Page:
EEV: Needs second source confirmation
The perks of US education standards: ‘’Who is Fidel Castro?’ – ‘A singer?’
After graduating from American high schools, many children of wealthy Tajik, Kyrgyz and Uzbek families have failed entrance exams at universities in their home countries. English proved to be their only strong point. On every other high school subject, they had to catch up at private classes with local teachers. No great wonder, actually.
‘How many sides does a triangle have?’ – ‘Four.’ – ‘One.’ – ‘None.’ These are some of the answers given by US high school seniors in an international general knowledge test. Their counterparts in Russia, Japan and European countries did immensely better.
Most of the US seniors in the test failed to crack simple mathematical tasks. About 95% failed to name the winners and the losers in WWII. Presented with a world map, about three quarters failed to find the Persian Gulf. One in seven even failed to find the United States.
Interestingly, the American kids in the survey didn’t see their poor general knowledge as a shortcoming or a handicap. They even took pride in it as a uniquely American feature and part of the American way of life.
We have an opinion from an independent Tajik-based educationalist, Dr Rustam Babadjanov:
“Unlike American schools, which rely on cramming, Russian schools, of which we have a good many in Tajikistan, teach their students how to think and analyze problems. Mediocre academic performers from Tajik schools often win statewide knowledge contests in the US. Conversely, Tajik kids educated at American high schools encounter difficulties entering universities at home. Indeed, our university admission criteria are similar to the ones in Russia.”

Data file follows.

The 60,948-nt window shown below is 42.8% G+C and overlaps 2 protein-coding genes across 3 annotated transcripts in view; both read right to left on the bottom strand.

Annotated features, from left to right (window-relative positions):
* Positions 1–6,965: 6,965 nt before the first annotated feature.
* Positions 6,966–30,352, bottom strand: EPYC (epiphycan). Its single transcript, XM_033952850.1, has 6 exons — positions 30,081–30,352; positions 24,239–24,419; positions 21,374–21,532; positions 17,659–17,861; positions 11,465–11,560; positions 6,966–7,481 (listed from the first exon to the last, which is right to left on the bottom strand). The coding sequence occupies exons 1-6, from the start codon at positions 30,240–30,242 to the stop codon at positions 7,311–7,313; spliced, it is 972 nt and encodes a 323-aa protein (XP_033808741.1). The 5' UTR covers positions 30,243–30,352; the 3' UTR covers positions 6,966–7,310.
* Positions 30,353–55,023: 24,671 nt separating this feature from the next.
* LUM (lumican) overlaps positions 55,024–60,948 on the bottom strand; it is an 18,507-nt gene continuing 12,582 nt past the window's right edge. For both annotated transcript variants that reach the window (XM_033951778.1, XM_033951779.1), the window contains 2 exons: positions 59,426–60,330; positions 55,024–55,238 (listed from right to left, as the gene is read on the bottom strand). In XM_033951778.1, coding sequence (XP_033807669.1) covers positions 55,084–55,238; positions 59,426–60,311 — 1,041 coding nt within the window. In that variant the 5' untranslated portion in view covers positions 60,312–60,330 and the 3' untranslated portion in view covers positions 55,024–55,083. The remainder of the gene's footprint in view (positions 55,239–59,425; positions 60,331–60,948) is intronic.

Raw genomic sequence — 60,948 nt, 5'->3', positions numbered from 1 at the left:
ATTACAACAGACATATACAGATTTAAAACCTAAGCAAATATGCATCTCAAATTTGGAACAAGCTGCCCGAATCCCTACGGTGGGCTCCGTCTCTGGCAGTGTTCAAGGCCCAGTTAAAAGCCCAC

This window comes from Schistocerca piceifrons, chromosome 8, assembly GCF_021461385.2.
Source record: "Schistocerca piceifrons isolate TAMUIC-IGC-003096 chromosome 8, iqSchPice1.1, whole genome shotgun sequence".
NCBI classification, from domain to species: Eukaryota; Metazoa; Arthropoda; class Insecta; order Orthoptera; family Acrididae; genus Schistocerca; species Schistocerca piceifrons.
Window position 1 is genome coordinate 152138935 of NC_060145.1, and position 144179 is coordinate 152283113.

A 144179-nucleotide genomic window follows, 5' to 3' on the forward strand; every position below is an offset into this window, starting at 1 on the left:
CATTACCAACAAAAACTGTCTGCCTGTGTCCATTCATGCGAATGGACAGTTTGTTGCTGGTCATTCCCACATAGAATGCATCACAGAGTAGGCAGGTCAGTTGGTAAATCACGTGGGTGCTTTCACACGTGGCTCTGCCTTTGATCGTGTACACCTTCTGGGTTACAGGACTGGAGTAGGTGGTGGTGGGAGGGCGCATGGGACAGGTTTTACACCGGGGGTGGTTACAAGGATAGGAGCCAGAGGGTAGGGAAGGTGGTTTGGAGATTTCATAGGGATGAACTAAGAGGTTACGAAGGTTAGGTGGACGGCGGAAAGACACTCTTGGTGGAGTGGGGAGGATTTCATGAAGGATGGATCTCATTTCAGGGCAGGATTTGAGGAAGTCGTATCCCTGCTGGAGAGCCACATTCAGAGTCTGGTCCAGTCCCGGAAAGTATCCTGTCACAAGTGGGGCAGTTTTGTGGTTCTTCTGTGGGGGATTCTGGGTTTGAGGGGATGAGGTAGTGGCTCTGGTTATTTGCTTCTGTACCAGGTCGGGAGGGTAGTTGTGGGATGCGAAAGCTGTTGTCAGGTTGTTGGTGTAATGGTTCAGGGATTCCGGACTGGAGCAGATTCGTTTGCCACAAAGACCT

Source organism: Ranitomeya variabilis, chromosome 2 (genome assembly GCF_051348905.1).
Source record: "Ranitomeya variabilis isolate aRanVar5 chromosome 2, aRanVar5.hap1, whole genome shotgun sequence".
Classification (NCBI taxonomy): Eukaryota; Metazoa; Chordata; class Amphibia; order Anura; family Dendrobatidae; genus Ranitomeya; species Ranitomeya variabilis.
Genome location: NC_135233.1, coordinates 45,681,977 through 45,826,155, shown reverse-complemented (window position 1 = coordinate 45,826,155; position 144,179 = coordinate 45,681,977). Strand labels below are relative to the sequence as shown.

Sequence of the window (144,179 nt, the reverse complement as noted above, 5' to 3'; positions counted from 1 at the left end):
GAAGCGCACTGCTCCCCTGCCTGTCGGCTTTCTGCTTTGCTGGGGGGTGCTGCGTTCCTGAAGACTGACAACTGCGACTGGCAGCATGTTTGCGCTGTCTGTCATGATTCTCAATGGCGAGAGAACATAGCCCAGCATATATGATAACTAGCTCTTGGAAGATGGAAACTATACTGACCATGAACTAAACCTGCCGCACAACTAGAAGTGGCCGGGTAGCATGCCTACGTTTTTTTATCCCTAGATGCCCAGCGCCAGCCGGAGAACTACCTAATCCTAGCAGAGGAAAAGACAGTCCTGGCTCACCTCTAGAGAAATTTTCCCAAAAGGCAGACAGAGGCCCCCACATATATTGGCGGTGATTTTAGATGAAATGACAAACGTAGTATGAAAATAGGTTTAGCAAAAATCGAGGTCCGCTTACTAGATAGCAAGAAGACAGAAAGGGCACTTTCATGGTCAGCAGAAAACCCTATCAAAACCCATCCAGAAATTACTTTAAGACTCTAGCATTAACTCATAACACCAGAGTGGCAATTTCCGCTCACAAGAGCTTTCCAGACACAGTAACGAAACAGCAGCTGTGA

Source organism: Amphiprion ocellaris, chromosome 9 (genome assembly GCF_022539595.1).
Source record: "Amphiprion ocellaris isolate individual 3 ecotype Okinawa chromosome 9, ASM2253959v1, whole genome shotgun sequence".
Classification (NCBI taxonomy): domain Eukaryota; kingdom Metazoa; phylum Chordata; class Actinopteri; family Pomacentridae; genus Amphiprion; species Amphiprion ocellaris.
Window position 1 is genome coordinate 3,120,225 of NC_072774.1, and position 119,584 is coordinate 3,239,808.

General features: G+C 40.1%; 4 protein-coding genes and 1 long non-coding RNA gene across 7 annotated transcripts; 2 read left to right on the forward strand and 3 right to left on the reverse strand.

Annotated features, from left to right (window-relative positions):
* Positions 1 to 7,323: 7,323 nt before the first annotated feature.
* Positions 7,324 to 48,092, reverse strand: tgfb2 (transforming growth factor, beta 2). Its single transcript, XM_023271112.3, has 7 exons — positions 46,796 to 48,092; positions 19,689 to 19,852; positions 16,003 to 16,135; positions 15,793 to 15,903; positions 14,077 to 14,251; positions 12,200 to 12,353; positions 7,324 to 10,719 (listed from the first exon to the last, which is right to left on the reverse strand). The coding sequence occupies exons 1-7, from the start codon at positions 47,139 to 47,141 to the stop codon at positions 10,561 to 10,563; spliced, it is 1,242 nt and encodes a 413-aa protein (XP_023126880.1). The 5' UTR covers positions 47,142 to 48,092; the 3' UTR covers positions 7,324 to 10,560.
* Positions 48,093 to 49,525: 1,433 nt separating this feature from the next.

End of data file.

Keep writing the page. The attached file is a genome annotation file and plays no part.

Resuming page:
According to American educationalists, the problem with the American schools is not funding, but ‘the cafeteria system’ in which a high school student is only supposed to take classes in English, US history and PE as his or her obligatory subjects.
Putting together the rest of the curriculum is up to the student. The choice is between applied disciplines like personal hygiene, cosmetics, preservation and canning of food products, consumer mathematics, household economics, driving and home health care.
American university education builds little if anything on the general knowledge base acquired by high school leavers. The following is a fragment from a general knowledge survey carried out among university-educated American adults:
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American politicians are no exception. George W.Bush, who was America’s 43rd President, is remembered, among other things, for his ‘bushisms’ – awkward pronouncements containing ridiculous stylistic, grammatical and factual errors. About 12 hundred of them are now in seven books.
In former Soviet Central Asia, well-to-do families are now looking to Russian and European schools and universities to educate their young.
Dr Babadjanov again:
“Russia and European countries retain the time-tested traditional approach to education. There are good universities in Britain, France, Germany and, naturally, Russia.”
In the US, meanwhile, debate about overhauling America’s education system is picking up.